Keir Starmer: Trans women don’t have right to use women’s spaces – even if they have a GRC

Keir Starmer and a toilet sign

Labour leader Keir Starmer has issued another troubling statement on trans rights, this time saying trans women do not have the right to use women-only spaces, even if they have a gender recognition certificate (GRC).

Trans rights have been used a “political football to divide people”, with single-sex spaces and the definition of sex in the 2010 Equality Act wielded as culture-war topics, during the six-week-long general election campaign.

In a new interview with The Times, Keir Starmer was presented with a question posed by author JK Rowling about whether trans people who have transitioned and have a gender-recognition certificate can use female-only toilets.

Writing on X, formerly known as Twitter, Rowling wrote: “Do biological males with gender-recognition certificates have the right to enter women-only spaces? It’s a simple yes/no question.”

Starmer replied: “No, they don’t have that right. They shouldn’t. That’s why I’ve always said biological women’s spaces need to be protected.”

His words reflect what was set out in the party’s manifesto, which says Labour is “proud of our Equality Act and the rights and protections it affords women, we will continue to support the implementation of its single-sex exceptions”.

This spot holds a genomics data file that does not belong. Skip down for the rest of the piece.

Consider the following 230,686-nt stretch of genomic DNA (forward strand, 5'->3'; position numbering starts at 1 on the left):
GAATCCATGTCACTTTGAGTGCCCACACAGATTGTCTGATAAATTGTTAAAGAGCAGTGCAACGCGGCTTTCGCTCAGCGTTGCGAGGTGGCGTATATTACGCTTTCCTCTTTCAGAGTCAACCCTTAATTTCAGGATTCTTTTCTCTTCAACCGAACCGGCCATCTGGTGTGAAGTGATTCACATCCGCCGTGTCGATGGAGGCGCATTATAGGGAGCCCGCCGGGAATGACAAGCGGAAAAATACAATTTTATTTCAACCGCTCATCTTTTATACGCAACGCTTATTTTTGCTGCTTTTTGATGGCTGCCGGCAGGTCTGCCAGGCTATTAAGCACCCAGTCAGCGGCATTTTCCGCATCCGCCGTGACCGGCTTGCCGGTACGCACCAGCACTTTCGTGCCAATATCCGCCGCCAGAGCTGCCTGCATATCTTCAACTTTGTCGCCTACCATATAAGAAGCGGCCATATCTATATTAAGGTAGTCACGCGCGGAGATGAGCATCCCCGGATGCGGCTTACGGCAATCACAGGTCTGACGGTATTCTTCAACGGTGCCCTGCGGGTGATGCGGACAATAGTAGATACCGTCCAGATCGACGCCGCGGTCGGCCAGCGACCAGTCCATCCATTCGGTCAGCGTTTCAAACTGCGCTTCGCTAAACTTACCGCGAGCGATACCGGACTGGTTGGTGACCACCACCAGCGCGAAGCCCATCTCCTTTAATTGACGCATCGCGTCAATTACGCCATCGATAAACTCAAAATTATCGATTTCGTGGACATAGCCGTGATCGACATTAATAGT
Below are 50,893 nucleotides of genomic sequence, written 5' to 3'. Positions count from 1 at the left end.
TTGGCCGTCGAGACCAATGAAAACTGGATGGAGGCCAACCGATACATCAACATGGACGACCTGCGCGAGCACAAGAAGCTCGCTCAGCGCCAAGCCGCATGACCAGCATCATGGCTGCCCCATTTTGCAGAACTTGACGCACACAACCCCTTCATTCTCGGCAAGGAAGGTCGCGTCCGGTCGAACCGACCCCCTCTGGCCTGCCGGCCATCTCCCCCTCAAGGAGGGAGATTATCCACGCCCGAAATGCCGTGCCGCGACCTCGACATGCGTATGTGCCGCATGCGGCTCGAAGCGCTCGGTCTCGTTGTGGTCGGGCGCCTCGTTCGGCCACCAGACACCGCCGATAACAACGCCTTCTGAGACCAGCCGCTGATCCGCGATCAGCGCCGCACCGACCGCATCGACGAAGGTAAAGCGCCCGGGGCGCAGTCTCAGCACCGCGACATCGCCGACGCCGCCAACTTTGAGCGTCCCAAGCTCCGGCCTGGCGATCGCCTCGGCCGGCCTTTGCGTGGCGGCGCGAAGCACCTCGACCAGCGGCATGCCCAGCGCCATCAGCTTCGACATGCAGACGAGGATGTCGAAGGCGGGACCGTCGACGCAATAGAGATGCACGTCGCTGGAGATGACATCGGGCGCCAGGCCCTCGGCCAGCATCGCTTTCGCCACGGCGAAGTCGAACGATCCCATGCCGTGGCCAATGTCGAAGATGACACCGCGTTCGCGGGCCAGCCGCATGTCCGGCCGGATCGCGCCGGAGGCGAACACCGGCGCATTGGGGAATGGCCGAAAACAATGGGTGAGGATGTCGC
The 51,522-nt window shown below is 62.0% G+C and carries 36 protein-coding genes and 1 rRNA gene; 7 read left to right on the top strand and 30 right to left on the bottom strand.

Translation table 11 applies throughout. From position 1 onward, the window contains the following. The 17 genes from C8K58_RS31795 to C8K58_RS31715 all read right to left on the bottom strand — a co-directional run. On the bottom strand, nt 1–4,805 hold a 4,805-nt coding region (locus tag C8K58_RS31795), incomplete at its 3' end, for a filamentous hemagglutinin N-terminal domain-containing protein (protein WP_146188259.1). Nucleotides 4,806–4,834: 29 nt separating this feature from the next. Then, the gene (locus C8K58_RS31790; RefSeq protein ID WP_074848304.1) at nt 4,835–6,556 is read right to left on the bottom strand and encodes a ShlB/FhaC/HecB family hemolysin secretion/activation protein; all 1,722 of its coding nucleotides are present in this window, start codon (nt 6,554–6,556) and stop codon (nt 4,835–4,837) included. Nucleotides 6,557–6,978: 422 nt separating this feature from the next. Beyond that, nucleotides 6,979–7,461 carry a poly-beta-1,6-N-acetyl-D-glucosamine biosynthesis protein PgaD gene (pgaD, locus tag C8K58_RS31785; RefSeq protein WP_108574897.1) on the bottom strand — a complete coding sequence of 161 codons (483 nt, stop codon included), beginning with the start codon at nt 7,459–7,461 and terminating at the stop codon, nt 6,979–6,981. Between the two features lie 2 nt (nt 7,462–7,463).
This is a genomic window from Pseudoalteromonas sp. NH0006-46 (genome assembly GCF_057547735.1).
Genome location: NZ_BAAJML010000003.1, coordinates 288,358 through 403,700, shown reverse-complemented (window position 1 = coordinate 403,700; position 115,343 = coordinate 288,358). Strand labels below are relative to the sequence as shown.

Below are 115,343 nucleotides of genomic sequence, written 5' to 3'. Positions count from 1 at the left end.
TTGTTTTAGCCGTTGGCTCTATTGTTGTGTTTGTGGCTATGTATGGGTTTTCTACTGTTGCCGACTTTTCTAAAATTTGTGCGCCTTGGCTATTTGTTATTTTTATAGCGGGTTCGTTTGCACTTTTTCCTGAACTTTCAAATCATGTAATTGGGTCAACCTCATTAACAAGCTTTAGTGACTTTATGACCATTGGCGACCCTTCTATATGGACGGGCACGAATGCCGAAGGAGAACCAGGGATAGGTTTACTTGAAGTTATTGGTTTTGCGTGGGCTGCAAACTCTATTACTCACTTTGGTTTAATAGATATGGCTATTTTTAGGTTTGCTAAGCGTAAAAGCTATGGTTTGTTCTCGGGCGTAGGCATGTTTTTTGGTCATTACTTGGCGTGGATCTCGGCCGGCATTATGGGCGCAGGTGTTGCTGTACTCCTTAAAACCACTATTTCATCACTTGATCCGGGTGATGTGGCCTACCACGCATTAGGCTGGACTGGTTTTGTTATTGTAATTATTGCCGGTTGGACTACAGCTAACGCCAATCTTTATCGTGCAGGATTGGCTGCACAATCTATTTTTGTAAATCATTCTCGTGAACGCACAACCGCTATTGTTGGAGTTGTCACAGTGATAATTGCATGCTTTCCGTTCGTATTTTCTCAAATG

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However, in recent days, Labour heavyweights have failed to clarify that stance.

During an interview on LBC on Thursday (27 June), Bridget Phillipson, who is expected to become education secretary if Labour wins a majority in Thursday’s (4 July) election, refused to answer a question about which toilets trans women should use.

“I believe that single-sex spaces are important… my background before I became a politician was managing a women’s refuge. So, I understand how important it is that women have access to single-sex spaces, have that safety, that dignity, that opportunity to speak openly about traumatic events in their lives.”

When pushed on the subject, Phillipson would only say “common sense solutions” were needed and people had to be “practical”.

And on Monday (1 July), former shadow work and pensions secretary Jonathan Ashworth was asked a similar question on the radio station. “I’m not a toilet monitor,” he replied.

“We don’t have police officers outside or guards outside every [toilet]… matters like that are for individual establishments.”

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